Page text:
Sec 145 The Evidence Act: Procedure to prove contradiction in evidence explained
Krishan Chander Vs State of Delhi
(2016) 3 SCC 108; CRIMINAL APPEAL NO. 14 OF 2016
About/from the judgment:
It becomes amply clear from the perusal of the evidence of PW-10, I.O. in the case that the same has not been done by the prosecution. Thus, the statements of PW-2 marked from Section 161 of Cr.P.C. in his cross-examination cannot be said to be proved in the case to place reliance upon his evidence to record the findings on the charge. The position of law in this regard is well settled by this Court in the case of V.K. Mishra v. State of Uttarakhand (2015) 9 SCC 588. The relevant paras are extracted hereinbelow:
“16. Section 162 CrPC bars use of statement of witnesses recorded by the police except for the limited purpose of contradiction of such witnesses as indicated there. The statement made by a witness before the police under Section 161(1) CrPC can be used only for the purpose of contradicting such witness on what he has stated at the trial as laid down in the proviso to Section 162(1) CrPC. The statements under Section 161 CrPC recorded during the investigation are not substantive pieces of evidence but can be used primarily for the limited purpose: (i) of contradicting such witness by an accused under Section 145 of the Evidence Act; (ii) the contradiction of such witness also by the prosecution but with the leave of the Court; and (iii) the reexamination of the witness if necessary.
17. The court cannot suo motu make use of statements to police not proved and ask questions with reference to them which are inconsistent with the testimony of the witness in the court. The words in Section 162 CrPC “if duly proved” clearly show that the record of the statement of witnesses cannot be admitted in evidence straightaway nor can be looked into but they must be duly proved for the purpose of contradiction by eliciting admission from the witness during cross-examination and also during the crossexamination of the investigating officer. The statement before the investigating officer can be used for contradiction but only after strict compliance with Section 145 of the Evidence Act that is by drawing attention to the parts intended for contradiction.
18. Section 145 of the Evidence Act reads as under: ‘145. Cross-examination as to previous statements in writing.—A witness may be cross-examined as to previous statements made by him in writing or reduced into writing, and relevant to matters in question, without such writing being shown to him, or being proved; but, if it is intended to contradict him by the writing, his attention must, before the writing can be proved, be called to those parts of it which are to be used for the purpose of contradicting him.’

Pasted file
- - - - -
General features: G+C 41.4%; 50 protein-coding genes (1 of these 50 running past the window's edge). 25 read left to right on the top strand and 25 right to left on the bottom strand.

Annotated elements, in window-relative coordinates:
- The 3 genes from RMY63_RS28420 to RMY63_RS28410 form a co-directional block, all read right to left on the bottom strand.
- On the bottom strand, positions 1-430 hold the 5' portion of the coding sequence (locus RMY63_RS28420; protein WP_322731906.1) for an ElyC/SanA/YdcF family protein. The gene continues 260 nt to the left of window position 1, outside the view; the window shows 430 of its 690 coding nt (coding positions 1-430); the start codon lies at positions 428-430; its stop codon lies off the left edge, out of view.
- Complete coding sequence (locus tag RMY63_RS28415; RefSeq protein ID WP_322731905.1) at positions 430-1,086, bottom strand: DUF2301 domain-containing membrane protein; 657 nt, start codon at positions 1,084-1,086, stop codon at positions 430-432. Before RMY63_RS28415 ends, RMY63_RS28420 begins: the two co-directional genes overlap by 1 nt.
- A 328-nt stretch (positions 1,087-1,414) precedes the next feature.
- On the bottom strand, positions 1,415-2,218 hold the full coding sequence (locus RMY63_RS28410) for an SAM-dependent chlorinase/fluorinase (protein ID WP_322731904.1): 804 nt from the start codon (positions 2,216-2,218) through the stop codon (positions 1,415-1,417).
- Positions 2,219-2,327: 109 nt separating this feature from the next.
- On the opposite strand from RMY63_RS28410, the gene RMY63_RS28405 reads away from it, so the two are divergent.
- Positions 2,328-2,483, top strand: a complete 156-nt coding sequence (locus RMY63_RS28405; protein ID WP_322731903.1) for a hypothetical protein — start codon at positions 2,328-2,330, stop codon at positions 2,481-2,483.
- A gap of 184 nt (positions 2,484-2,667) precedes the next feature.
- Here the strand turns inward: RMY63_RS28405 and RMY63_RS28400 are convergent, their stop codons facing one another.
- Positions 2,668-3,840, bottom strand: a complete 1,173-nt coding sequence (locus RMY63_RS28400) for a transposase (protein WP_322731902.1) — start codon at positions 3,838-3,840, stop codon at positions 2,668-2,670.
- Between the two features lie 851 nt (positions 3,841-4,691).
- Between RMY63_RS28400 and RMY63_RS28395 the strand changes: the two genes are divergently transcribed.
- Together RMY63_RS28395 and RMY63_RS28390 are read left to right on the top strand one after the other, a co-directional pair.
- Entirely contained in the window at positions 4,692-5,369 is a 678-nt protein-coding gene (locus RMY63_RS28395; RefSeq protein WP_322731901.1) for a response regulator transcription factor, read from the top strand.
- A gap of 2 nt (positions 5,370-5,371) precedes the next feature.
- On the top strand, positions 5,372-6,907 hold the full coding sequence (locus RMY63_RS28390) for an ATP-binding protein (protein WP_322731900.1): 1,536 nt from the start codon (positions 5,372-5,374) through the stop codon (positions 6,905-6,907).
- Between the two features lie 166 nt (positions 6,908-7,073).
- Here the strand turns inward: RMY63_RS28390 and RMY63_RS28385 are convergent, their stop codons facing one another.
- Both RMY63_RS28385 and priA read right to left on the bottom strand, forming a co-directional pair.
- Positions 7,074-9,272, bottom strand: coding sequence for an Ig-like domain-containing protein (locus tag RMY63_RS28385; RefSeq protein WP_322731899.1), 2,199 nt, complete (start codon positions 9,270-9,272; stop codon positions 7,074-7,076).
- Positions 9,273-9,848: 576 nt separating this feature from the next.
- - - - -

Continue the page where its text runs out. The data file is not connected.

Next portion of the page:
19. Under Section 145 of the Evidence Act when it is intended to contradict the witness by his previous statement reduced into writing, the attention of such witness must be called to those parts of it which are to be used for the purpose of contradicting him, before the writing can be used. While recording the deposition of a witness, it becomes the duty of the trial court to ensure that the part of the police statement with which it is intended to contradict the witness is brought to the notice of the witness in his crossexamination. The attention of witness is drawn to that part and this must reflect in his cross-examination by reproducing it. If the witness admits the part intended to contradict him, it stands proved and there is no need to further proof of contradiction and it will be read while appreciating the evidence. If he denies having made that part of the statement, his attention must be drawn to that statement and must be mentioned in the deposition. By this process the contradiction is merely brought on record, but it is yet to be proved.
Thereafter when investigating officer is examined in the court, his attention should be drawn to the passage marked for the purpose of contradiction, it will then be proved in the deposition of the investigating officer who again by referring to the police statement will depose about the witness having made that statement. The process again involves referring to the police statement and culling out that part with which the maker of the statement was intended to be contradicted. If the witness was not confronted with that part of the statement with which the defence wanted to contradict him, then the court cannot suo motu make use of statements to police not proved in compliance with Section 145 of the Evidence Act that is, by drawing attention to the parts intended for contradiction.” (emphasis laid by this Court)
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